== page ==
Traditional celebrations and meetings take place there both during the day and at night.
People meet close to the main roads.
The buzz of talks and the sounds of instruments mix with the car horns.
Krusevo is an example of such a place. People have fun on the streets. There is a bonfire down the alley.
The flame must last until morning.
People have fun. When the flame is dying out, wood is thrown into it. When it is getting boring - people are throwing tires into the fire.
- Why are you sitting here?
- That’s what we always do. - says Elvin.
- Few people remember that custom.
"Slavic Muslims" - that's how Gorani people are sometimes described.
Although they are Muslims, a part of their customs and culture is derived from pagan tradition.
It is an ethnic minority that also has its dialect - Goran.
Gorani live in villages in the territory of today's Kosovo, Albania and Macedonia. Most people live in the Šar Mountains in Kosovo - just over 10,000. Before World War II, there were over 50,000 of them.
They live in 18 villages in Kosovo, 10 in Albania and 4 in Macedonia. There are two roads from the town of Dragac in Kosovo - one to Brod, the other to Restelice. They are the two largest towns in the region.
However, some parts of the villages are abandoned. Hardly anyone thinks about spending life here. People emigrate. Elders guard the empty houses.
In the beginning, the men are standing around and just looking at the women.
Traditional Gorani clothes are not just a memory that can be found in the museum, but an essential part of identity.
Older women wear traditional clothes very often. Girls and young women also wear them, but occasionally.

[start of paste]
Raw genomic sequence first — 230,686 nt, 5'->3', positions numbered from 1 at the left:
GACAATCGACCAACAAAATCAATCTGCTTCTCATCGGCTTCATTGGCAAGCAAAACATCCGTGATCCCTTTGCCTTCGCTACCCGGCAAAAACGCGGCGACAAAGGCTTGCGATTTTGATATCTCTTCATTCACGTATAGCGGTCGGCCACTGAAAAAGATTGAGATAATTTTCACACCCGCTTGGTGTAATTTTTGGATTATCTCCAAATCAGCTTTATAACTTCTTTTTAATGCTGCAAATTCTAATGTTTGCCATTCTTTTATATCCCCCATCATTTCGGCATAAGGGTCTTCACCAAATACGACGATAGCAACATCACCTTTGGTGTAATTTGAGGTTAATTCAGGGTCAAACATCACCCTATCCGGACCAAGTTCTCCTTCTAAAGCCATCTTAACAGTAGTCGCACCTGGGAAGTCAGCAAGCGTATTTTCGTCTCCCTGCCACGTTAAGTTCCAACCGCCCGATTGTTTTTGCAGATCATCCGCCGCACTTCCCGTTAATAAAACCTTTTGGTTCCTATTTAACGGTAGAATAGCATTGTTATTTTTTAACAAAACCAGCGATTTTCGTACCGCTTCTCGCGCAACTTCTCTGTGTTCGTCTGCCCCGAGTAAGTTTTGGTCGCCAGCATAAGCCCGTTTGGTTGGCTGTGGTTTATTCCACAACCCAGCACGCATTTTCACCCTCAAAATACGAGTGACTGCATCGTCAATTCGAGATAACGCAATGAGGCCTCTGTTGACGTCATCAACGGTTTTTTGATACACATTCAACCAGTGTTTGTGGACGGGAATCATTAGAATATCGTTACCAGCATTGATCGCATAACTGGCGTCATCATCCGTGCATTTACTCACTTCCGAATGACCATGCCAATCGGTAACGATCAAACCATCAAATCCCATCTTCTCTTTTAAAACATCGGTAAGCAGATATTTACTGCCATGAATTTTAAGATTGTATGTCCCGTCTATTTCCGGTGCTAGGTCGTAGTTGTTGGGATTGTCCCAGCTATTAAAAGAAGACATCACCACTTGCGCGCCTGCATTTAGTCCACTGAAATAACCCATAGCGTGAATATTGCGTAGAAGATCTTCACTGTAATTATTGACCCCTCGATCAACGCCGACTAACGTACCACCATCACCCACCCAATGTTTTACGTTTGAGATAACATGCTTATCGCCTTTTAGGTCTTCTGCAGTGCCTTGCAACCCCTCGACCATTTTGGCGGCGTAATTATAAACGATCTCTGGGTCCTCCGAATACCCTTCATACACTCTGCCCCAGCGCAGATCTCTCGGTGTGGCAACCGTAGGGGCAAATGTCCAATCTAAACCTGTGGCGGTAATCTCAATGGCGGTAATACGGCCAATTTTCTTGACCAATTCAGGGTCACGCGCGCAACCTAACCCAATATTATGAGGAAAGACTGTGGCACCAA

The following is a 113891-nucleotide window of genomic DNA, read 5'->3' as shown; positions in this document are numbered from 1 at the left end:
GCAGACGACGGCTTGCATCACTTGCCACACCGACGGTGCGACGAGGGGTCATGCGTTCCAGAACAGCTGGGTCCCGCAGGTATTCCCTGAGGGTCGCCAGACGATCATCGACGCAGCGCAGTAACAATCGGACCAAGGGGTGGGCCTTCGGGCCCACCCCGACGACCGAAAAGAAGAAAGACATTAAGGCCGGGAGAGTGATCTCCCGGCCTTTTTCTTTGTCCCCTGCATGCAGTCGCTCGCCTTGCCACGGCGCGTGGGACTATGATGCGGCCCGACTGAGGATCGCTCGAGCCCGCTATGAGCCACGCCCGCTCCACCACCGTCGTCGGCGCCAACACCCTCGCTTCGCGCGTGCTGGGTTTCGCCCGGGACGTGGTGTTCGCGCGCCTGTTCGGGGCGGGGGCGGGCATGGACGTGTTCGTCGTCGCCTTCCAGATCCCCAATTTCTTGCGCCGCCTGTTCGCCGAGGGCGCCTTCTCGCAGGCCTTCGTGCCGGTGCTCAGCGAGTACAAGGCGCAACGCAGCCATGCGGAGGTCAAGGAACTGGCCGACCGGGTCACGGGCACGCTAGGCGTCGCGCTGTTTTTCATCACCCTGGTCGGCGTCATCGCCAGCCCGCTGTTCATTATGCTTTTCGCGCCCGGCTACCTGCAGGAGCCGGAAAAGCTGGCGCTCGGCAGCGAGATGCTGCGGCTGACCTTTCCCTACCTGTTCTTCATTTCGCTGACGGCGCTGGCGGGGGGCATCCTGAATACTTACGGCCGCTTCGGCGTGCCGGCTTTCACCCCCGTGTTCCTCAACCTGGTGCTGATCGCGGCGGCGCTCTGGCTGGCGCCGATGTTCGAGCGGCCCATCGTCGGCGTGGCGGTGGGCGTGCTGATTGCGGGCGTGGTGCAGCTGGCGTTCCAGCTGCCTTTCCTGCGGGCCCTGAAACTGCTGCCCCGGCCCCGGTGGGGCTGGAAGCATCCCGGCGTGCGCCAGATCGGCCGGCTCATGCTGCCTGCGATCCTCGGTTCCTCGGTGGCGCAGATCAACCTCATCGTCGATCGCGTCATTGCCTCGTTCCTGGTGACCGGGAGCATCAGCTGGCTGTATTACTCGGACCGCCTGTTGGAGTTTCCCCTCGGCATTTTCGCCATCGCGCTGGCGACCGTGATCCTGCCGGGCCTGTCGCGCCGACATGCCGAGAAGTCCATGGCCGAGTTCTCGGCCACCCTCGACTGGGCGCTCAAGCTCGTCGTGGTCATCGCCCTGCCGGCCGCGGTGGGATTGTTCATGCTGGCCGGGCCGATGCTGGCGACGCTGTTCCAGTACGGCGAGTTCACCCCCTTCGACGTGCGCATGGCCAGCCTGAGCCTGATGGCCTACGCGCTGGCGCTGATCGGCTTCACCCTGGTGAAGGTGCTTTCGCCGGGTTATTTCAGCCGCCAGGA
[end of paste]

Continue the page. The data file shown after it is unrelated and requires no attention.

Ladies' outfit can sometimes communicate where a woman comes from or whether she is married. If so, the decorations will be red and yellow. If not - white.
The groom's family
The next day, the bride wears a traditional outfit. It is the most splendid part of the celebration. The groom rides on a white horse. The bride follows him and sometimes covers herself with a white umbrella.
The whole procession follows the streets, accompanied by music. When they reach the new home, the bride sits in a corner, and the women come to see her.
On the third day, the bride gets presents from her mother-in-law, and the husband's family washes her face.
It also takes place at the beginning of May. On the clearing located between Dragac and Krushevo, several hundred people play, dance and sing.
One does not feel that the Gorani have been involved in various political conflicts for years, though not because of their fault or initiative.
The Serbs want to upset the Albanians, so they support Gorani. The Kosovo Albanians, in turn, want to retaliate and limit the education in the Gorani language.
- Nobody wants us, but everyone needs us. I’m talking about politics - says Nuhirja, a local activist.
Politics, however, comes in the second place these days. Men are playing louder and louder, and the crowd is dancing more and more intense. After a whole day, people continue to have fun in their homes.
Eventually, part of the village empties out and waits for the next year.
Authors: Jakub Górnicki, Agnieszka Wanat
Design: Arkadiusz Sołdon
Coding: Piotr Kliks